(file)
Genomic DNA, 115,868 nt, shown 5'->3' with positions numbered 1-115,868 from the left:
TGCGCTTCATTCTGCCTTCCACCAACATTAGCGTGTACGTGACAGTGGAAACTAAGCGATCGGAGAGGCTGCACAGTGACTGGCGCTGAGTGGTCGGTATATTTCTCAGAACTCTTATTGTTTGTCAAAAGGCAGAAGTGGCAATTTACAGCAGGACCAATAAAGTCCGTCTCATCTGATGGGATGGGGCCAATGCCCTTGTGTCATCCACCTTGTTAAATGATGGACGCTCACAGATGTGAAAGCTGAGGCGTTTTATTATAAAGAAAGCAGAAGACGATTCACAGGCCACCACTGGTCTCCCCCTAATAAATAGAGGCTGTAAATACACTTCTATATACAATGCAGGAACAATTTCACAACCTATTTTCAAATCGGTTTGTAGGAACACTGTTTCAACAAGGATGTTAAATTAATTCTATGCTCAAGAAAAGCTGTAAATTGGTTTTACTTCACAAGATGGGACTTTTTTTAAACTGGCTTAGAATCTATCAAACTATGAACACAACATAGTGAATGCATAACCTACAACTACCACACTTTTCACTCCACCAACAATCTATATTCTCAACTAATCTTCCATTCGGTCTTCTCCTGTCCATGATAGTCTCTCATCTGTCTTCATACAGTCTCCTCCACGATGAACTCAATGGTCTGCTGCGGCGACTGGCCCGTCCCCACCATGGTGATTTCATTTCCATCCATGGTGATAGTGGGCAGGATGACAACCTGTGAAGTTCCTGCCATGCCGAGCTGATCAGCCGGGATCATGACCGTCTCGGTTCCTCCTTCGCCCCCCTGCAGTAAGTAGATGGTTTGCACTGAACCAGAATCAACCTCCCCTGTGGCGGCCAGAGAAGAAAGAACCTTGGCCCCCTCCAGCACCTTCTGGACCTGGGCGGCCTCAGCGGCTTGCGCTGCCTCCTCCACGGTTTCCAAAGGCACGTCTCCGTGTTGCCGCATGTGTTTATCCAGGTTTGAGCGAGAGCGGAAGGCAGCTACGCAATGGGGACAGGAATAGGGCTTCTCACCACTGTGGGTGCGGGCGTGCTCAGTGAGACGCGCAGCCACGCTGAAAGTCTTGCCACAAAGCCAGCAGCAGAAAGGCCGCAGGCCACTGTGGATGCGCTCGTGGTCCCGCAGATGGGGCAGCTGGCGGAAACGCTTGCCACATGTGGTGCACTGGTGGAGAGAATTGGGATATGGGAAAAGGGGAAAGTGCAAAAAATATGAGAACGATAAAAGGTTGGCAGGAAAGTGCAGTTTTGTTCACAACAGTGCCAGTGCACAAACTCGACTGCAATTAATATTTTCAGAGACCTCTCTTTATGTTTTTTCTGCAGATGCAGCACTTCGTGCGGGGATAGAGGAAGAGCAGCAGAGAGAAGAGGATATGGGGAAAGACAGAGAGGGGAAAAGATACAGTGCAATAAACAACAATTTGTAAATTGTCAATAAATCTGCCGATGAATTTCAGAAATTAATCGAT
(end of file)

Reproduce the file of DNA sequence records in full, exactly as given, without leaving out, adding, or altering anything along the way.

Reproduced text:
Genomic DNA, 115,868 nt, shown 5'->3' with positions numbered 1-115,868 from the left:
TGCGCTTCATTCTGCCTTCCACCAACATTAGCGTGTACGTGACAGTGGAAACTAAGCGATCGGAGAGGCTGCACAGTGACTGGCGCTGAGTGGTCGGTATATTTCTCAGAACTCTTATTGTTTGTCAAAAGGCAGAAGTGGCAATTTACAGCAGGACCAATAAAGTCCGTCTCATCTGATGGGATGGGGCCAATGCCCTTGTGTCATCCACCTTGTTAAATGATGGACGCTCACAGATGTGAAAGCTGAGGCGTTTTATTATAAAGAAAGCAGAAGACGATTCACAGGCCACCACTGGTCTCCCCCTAATAAATAGAGGCTGTAAATACACTTCTATATACAATGCAGGAACAATTTCACAACCTATTTTCAAATCGGTTTGTAGGAACACTGTTTCAACAAGGATGTTAAATTAATTCTATGCTCAAGAAAAGCTGTAAATTGGTTTTACTTCACAAGATGGGACTTTTTTTAAACTGGCTTAGAATCTATCAAACTATGAACACAACATAGTGAATGCATAACCTACAACTACCACACTTTTCACTCCACCAACAATCTATATTCTCAACTAATCTTCCATTCGGTCTTCTCCTGTCCATGATAGTCTCTCATCTGTCTTCATACAGTCTCCTCCACGATGAACTCAATGGTCTGCTGCGGCGACTGGCCCGTCCCCACCATGGTGATTTCATTTCCATCCATGGTGATAGTGGGCAGGATGACAACCTGTGAAGTTCCTGCCATGCCGAGCTGATCAGCCGGGATCATGACCGTCTCGGTTCCTCCTTCGCCCCCCTGCAGTAAGTAGATGGTTTGCACTGAACCAGAATCAACCTCCCCTGTGGCGGCCAGAGAAGAAAGAACCTTGGCCCCCTCCAGCACCTTCTGGACCTGGGCGGCCTCAGCGGCTTGCGCTGCCTCCTCCACGGTTTCCAAAGGCACGTCTCCGTGTTGCCGCATGTGTTTATCCAGGTTTGAGCGAGAGCGGAAGGCAGCTACGCAATGGGGACAGGAATAGGGCTTCTCACCACTGTGGGTGCGGGCGTGCTCAGTGAGACGCGCAGCCACGCTGAAAGTCTTGCCACAAAGCCAGCAGCAGAAAGGCCGCAGGCCACTGTGGATGCGCTCGTGGTCCCGCAGATGGGGCAGCTGGCGGAAACGCTTGCCACATGTGGTGCACTGGTGGAGAGAATTGGGATATGGGAAAAGGGGAAAGTGCAAAAAATATGAGAACGATAAAAGGTTGGCAGGAAAGTGCAGTTTTGTTCACAACAGTGCCAGTGCACAAACTCGACTGCAATTAATATTTTCAGAGACCTCTCTTTATGTTTTTTCTGCAGATGCAGCACTTCGTGCGGGGATAGAGGAAGAGCAGCAGAGAGAAGAGGATATGGGGAAAGACAGAGAGGGGAAAAGATACAGTGCAATAAACAACAATTTGTAAATTGTCAATAAATCTGCCGATGAATTTCAGAAATTAATCGAT